The answer is: The contributions made by the ancient Greeks to the field of mathematics gave birth to modern math. In general, the Greeks were mostly focused on geometry, hoping to explain shapes using numbers. This focus led to some pretty significant discoveries, all of which are still relevant to the mathematics we do today.

### Where did mathematics come from in ancient Greece?

Response to this: The roots of mathematics in ancient Greece: Until 600 B.C, the Greeks developed art, craft, music, and literature. The earliest known manuscripts about ancient Greece mathematics were when Byzantine Greek codices were discovered. There are historical findings of Herons modification to Euclid’s Elements. Ancient Greek school of mathematics:

### What did Ancient Greek scientists discover?

As an answer to this: Ancient Greek scientists have many inventions and discoveries attributed to them, rightly or wrongly, especially in the areas of astronomy, geography, and mathematics. The Greeks developed philosophy as a way of understanding the world around them, without resorting to religion, myth, or magic.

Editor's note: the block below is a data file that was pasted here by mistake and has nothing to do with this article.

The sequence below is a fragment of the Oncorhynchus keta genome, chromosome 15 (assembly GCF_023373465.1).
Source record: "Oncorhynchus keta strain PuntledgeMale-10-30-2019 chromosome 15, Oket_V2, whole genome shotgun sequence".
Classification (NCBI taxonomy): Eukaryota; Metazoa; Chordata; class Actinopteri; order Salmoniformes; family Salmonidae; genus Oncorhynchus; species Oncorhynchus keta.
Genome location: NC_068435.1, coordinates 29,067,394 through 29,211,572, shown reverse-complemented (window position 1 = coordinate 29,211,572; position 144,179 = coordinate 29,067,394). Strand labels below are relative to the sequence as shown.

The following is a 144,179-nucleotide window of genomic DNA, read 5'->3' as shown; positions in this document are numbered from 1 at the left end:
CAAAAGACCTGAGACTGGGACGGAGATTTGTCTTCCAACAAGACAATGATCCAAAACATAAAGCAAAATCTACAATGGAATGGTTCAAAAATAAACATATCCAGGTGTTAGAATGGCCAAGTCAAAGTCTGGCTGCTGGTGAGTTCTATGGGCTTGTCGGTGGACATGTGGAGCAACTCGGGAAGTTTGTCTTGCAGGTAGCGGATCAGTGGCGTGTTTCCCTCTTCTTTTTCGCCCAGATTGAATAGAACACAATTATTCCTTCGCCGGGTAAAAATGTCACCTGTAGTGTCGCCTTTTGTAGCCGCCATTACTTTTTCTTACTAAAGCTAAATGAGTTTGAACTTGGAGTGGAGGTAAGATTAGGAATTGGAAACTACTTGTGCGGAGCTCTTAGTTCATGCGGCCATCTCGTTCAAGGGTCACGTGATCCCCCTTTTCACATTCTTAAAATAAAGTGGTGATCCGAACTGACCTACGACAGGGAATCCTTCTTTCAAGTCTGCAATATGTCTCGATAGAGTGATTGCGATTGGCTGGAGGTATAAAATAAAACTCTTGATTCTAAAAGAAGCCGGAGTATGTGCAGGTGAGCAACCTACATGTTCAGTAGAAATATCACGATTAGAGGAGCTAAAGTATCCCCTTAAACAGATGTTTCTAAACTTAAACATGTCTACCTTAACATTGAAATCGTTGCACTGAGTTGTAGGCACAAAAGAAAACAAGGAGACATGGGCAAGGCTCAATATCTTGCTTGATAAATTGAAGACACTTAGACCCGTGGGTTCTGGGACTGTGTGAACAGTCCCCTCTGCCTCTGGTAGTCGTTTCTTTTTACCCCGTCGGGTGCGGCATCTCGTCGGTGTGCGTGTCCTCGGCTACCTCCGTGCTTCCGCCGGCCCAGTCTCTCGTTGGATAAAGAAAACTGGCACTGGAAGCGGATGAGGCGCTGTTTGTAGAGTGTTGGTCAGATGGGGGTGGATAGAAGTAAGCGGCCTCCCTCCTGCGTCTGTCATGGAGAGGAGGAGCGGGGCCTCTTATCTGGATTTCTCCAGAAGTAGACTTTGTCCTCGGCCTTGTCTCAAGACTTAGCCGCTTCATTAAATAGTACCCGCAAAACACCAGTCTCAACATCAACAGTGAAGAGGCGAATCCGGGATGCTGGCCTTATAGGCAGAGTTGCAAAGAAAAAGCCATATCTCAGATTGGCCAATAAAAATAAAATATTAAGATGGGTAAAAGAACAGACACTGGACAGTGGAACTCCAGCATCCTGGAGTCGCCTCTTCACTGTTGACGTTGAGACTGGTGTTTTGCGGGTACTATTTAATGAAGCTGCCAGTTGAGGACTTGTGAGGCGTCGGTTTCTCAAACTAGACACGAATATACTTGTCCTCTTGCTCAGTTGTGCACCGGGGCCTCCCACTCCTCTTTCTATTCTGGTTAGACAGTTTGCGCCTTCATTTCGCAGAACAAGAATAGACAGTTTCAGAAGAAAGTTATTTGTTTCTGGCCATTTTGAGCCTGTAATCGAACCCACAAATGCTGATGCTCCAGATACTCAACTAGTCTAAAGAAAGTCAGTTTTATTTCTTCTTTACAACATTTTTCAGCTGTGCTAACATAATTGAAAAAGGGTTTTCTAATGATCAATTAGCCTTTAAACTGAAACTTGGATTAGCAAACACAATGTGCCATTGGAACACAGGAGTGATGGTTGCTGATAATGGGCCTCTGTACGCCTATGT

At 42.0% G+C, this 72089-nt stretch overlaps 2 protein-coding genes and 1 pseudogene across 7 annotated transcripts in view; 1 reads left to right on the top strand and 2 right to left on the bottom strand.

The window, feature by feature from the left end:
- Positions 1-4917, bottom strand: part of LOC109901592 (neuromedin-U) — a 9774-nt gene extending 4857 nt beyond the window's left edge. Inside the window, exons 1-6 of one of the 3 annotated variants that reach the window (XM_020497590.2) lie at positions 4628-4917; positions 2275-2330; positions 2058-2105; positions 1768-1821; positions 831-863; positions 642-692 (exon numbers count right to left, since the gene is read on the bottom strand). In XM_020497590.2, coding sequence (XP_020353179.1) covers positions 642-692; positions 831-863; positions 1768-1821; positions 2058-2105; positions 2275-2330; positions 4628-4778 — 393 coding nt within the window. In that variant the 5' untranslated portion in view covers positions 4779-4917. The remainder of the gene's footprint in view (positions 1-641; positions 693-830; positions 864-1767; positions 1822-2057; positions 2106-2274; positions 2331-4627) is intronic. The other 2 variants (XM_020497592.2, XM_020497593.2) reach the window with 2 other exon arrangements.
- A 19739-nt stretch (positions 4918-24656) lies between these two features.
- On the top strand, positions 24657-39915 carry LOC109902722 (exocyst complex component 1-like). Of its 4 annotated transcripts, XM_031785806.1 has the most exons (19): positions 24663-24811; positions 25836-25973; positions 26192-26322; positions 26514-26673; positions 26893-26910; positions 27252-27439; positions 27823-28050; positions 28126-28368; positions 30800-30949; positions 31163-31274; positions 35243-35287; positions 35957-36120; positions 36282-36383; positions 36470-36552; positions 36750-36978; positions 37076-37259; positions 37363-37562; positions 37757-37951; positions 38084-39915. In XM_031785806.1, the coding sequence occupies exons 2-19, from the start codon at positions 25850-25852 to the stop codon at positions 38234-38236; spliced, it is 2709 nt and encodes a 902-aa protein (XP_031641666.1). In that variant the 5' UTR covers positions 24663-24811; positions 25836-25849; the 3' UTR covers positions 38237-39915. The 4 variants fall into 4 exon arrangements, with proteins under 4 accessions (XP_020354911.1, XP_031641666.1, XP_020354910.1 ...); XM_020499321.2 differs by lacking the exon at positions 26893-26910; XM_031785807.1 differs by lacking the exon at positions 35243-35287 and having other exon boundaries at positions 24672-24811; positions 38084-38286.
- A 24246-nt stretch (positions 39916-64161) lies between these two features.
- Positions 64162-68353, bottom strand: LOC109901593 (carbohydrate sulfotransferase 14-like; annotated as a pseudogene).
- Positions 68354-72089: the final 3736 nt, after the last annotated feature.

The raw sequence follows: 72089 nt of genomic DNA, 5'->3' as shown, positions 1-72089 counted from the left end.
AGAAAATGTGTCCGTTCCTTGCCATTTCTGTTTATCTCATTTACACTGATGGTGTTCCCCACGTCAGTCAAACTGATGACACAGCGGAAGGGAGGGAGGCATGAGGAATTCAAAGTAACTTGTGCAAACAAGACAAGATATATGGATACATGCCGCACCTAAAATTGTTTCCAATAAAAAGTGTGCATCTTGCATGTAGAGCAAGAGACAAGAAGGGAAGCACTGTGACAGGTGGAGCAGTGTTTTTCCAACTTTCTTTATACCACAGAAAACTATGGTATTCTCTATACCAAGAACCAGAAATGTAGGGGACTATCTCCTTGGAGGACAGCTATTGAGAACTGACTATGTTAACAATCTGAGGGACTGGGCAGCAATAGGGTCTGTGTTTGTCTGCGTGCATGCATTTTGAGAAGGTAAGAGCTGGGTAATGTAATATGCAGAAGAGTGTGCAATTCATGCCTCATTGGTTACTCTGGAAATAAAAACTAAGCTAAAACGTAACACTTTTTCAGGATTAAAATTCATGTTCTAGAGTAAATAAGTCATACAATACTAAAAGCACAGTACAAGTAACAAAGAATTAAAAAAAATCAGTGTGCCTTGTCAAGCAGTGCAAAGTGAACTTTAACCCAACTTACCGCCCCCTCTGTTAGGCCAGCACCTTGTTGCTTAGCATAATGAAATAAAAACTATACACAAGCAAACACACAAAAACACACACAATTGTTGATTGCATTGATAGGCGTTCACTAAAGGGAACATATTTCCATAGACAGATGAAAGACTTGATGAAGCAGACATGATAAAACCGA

### What did the Greeks understand about mathematical rigour?

The Greeks understood something that somehow eluded the Egyptians: the importance of mathematical rigour. Ancient Egyptians, for example, equated the area of a circle to the area of a square whose sides were 8/9 of the circle’s diameter.

### How did Egyptians use mathematics?

Egyptians used their mathematical knowledge largely for engineering purposes; without it, building the great pyramids and other breathtaking monuments would have been impossible. What the Greeks derived from Egyptian mathematics were mainly rules of thumb with specific applications.